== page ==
It reminds me of students that get accepted into medical or law school and want to prepare during the summer and we tell them to just enjoy their summer, because they are going to teach you from the ground up, and mostly likely you WILL have to UNLEARN some things!

      AGAIN, talk to the schools that you are interested in. Most of them have student representatives that will be happy talk to you as well.

      AGAIN, the kind of computer you have makes a BIG difference especially with HD & AVCHD.

      This is what I would do.

      If money was burning a hole in my pocket, I would get the HV40 (tape based) use it in SD mode, or a $300-400 good SD (non-HD) camcorder with an external mic input. Check out this and call them. http://www.showcaseinc.com They are in Atlanta, and if you are lucky they may give you a few minutes to help you decide

      (A) SD camcorders with best band for the buck picture quality & have an external mic,

      (B)if you really nead HD and

      (C)what media (tape /sd/ hard drive) would be best for youtube and your computer(?).

      1. A shure hand held mic ($50) and connect it to the camcorder with a 1/8 inch cable so just hold the damn mic for yourself and the interviewee like they do on those live tv news reports. Especially if it is just you doing everything.

      2. Do the interviews in well lit places, so you don’t have to lug around lights as well. OR use some of that camcorder money for 2-3 led lights on the camcorder ($100-200). If not, go to home depot and get 2 work lights/stands, but now now you need a high output electric outlet and some heavy duty extension cords.

      3. A $100 camcorder (not camera) tripod.

      4. A spare battery, if my interviews are over 30 mimutes otherwise just make sure you charge it before hand. ( $60-120)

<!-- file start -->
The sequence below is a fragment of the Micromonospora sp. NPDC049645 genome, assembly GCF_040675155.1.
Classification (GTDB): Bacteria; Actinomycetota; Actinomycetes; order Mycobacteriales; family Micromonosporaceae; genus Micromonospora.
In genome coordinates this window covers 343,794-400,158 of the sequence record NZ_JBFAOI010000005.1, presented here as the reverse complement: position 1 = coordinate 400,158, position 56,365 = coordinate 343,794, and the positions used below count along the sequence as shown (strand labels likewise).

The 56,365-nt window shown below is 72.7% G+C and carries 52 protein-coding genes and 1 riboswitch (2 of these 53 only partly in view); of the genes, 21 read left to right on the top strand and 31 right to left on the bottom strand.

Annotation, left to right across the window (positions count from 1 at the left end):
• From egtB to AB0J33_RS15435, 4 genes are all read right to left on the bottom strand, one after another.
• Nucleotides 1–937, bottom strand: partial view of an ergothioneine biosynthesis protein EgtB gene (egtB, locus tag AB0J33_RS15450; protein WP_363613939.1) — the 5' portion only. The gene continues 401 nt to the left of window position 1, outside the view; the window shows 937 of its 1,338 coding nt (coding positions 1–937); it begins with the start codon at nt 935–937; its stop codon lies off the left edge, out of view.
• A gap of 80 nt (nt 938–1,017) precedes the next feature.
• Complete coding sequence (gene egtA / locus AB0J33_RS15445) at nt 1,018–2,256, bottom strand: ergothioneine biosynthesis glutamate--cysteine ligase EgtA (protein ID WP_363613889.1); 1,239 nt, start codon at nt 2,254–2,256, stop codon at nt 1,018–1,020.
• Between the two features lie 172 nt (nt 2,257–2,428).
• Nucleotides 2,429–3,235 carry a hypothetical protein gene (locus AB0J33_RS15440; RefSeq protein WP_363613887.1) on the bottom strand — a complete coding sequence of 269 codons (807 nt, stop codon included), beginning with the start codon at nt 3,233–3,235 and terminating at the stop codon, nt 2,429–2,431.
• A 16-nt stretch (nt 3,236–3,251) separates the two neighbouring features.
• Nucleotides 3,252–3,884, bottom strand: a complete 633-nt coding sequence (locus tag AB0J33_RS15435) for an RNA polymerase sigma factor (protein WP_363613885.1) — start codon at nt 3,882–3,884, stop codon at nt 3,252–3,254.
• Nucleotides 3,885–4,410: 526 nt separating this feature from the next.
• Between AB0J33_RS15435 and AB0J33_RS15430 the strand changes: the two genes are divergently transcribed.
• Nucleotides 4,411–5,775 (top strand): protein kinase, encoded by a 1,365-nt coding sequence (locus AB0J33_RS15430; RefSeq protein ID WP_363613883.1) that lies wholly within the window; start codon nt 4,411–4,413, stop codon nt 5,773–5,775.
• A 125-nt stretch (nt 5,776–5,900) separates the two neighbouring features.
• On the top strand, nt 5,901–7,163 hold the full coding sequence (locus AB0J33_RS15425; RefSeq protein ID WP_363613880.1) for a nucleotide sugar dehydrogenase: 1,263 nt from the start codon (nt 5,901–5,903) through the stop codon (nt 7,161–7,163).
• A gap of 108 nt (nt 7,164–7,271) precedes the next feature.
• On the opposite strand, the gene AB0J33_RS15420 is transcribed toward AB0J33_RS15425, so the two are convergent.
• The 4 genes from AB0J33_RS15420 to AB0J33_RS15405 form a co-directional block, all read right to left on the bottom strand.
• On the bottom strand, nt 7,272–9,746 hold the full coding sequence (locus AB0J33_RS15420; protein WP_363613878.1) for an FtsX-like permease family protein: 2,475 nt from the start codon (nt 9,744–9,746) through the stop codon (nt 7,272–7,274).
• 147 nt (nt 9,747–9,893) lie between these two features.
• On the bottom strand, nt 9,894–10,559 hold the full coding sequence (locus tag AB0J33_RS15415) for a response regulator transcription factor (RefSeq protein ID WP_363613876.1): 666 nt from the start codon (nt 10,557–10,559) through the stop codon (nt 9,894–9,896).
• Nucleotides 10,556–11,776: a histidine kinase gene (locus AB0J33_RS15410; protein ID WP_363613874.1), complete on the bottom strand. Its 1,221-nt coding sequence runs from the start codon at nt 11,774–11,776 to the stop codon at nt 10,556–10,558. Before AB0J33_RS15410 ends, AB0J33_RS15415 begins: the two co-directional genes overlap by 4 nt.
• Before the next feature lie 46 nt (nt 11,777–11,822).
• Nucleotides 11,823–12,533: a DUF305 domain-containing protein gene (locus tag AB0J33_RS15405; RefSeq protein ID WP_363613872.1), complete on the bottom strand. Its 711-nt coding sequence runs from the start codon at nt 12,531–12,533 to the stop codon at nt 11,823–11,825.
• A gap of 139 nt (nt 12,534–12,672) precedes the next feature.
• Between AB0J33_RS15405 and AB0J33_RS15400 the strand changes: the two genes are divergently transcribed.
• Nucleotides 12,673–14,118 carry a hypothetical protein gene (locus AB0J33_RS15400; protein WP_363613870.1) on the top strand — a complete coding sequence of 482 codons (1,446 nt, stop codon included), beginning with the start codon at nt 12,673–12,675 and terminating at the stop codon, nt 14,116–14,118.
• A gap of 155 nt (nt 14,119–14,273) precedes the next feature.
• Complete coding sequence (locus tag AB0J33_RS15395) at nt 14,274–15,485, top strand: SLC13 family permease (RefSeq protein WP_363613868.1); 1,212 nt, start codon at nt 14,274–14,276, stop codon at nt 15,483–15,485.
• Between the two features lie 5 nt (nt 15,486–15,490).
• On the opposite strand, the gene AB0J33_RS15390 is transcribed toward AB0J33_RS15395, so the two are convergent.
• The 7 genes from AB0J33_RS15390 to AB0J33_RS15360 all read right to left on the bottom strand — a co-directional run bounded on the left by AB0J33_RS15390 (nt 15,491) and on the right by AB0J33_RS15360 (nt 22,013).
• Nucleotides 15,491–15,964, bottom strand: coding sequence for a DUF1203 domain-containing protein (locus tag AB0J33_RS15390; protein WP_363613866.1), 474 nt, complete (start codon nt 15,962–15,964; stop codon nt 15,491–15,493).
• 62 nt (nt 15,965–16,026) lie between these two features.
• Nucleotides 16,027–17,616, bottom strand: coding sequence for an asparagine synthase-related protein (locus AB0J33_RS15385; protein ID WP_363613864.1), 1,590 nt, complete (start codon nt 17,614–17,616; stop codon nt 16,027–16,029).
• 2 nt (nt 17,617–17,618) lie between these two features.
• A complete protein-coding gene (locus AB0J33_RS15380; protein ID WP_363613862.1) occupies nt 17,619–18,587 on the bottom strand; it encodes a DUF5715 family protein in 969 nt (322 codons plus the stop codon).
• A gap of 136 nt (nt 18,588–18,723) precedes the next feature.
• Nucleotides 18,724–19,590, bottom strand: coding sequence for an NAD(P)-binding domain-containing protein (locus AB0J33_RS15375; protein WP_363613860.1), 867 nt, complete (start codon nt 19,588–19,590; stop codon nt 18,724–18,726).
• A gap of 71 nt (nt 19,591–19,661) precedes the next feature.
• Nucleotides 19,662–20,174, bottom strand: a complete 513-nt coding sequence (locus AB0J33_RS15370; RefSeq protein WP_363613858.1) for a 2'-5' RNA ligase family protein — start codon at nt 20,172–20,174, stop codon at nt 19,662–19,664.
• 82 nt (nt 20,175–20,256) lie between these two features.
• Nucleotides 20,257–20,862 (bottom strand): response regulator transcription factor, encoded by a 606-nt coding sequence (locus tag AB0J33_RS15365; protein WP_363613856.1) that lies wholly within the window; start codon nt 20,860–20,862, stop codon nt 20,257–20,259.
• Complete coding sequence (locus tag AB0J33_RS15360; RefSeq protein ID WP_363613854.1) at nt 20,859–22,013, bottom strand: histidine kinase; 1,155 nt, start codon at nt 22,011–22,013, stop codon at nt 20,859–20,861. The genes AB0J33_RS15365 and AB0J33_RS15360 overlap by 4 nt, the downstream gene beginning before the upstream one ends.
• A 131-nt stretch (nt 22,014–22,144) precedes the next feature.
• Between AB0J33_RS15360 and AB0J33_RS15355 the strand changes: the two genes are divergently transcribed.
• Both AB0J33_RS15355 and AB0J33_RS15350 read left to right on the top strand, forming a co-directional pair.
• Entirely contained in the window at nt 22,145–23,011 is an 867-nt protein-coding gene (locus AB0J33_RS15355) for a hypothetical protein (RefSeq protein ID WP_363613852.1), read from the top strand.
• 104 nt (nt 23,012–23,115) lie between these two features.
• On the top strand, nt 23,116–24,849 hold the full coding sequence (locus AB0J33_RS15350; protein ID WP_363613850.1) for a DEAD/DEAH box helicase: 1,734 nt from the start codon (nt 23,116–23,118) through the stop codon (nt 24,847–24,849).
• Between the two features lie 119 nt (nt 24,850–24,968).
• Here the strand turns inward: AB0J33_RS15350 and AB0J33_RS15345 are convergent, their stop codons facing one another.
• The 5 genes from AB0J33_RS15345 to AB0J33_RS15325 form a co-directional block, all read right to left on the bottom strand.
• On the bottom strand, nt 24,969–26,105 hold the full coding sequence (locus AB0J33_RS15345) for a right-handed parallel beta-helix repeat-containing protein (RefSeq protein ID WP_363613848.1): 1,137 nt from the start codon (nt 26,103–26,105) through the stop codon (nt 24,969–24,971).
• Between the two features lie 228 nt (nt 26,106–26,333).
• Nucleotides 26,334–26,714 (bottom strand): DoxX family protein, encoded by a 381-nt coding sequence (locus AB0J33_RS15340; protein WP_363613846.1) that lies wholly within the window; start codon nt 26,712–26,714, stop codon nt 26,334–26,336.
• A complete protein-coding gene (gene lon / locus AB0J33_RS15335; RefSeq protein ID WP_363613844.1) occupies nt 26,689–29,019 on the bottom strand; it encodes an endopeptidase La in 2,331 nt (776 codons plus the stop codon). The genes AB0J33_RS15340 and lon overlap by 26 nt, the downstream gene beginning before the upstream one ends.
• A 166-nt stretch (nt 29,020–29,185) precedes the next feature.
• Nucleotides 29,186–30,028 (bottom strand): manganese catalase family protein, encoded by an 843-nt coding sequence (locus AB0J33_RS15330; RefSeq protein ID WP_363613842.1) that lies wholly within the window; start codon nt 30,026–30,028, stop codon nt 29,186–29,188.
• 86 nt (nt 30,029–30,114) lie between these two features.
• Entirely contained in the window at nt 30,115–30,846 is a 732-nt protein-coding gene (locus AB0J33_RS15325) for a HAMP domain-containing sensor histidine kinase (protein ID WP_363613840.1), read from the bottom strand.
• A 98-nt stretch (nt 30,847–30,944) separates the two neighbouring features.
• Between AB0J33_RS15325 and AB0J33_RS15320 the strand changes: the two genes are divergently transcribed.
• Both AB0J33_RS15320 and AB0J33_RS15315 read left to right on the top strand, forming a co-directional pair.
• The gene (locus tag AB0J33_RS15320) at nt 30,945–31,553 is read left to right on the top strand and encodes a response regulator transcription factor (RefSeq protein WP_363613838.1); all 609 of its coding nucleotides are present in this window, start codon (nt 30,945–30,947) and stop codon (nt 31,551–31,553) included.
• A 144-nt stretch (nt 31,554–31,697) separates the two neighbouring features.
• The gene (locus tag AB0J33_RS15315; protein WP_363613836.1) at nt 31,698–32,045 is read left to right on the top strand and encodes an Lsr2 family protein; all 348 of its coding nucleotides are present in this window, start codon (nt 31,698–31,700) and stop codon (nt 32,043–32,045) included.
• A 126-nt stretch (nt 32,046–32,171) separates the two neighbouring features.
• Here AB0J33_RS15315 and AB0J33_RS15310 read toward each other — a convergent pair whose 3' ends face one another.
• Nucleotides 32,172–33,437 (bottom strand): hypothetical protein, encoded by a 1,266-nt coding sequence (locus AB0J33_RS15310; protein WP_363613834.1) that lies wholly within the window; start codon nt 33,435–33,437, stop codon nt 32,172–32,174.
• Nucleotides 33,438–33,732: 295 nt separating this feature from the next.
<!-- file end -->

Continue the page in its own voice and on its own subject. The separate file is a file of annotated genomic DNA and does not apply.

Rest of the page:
5. At least a 10X OPTICAL zoom. Forget about digital zoom.

      6. TEST at least 3 camcorders at the store just the way you will be using it. I.E. Get the mic, plug it in, bring your own your own SD card, shoot it, take it home, see if it works on youtube.

      7. A good consumer NLE imovie(mac), or sony vegas (pc).

      Bottom Line

      I would spend my money a mac mini or macbook (imovie 09) , and a GOOD Sandard Def. (not HD) camcorder until I got into film school. A wired Shure mic, (2) home depot work lights (or basic studio lights) , plenty of duct tape, 1-2 months of Lynda.com that will take you step by step with editing.

      This way you can spend your time being creative with your content instead of struggle with alot of equipment issues.

      Remember “Content is King & the Right Attitude is Everything”

      Cheers


    • #173958
      Avatarthefeedski
      Participant

      Wow roddoc. Thanks a lot. I actually just got a new toshiba and I do use sony vegas to edit my videos. I may consider the SD camera for now, but my parents want to buy one camera, good enough for college use that way they don’t have to buy a decent one now, and then another one in a year when I get to college. Am I making any sense? Oh, and why plenty of duct tape?

    • #173959
      AvatarRoddoc
      Participant

      Yes I think I know what your parents are thinking. You will often hear, ” Buy the best or most expensive _______ (camera/mic/computer, etc.) that you can afford”. However, in technology, there are exceptions because a year could mean a lot in terms of price and features. I bought the Canon HV30 last year, as a second camcorder but really should have waited because I didn’t really take into consideration the complexities of multi camera editing. Good fundamentals & experience beats the “latest and greatest” every time.